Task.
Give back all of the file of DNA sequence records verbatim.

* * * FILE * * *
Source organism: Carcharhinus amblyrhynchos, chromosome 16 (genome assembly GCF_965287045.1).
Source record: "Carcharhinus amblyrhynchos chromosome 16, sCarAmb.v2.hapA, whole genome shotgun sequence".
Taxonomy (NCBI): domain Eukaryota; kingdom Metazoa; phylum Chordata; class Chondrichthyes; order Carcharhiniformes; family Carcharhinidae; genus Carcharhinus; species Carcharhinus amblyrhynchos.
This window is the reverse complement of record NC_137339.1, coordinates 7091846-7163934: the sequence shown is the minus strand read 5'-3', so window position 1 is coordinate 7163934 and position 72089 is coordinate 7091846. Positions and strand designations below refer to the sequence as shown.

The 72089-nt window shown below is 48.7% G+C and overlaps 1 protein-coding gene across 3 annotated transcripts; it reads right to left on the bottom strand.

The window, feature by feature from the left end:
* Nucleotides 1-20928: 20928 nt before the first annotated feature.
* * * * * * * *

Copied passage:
Source organism: Carcharhinus amblyrhynchos, chromosome 16 (genome assembly GCF_965287045.1).
Source record: "Carcharhinus amblyrhynchos chromosome 16, sCarAmb.v2.hapA, whole genome shotgun sequence".
Taxonomy (NCBI): domain Eukaryota; kingdom Metazoa; phylum Chordata; class Chondrichthyes; order Carcharhiniformes; family Carcharhinidae; genus Carcharhinus; species Carcharhinus amblyrhynchos.
This window is the reverse complement of record NC_137339.1, coordinates 7091846-7163934: the sequence shown is the minus strand read 5'-3', so window position 1 is coordinate 7163934 and position 72089 is coordinate 7091846. Positions and strand designations below refer to the sequence as shown.

The 72089-nt window shown below is 48.7% G+C and overlaps 1 protein-coding gene across 3 annotated transcripts; it reads right to left on the bottom strand.

The window, feature by feature from the left end:
* Nucleotides 1-20928: 20928 nt before the first annotated feature.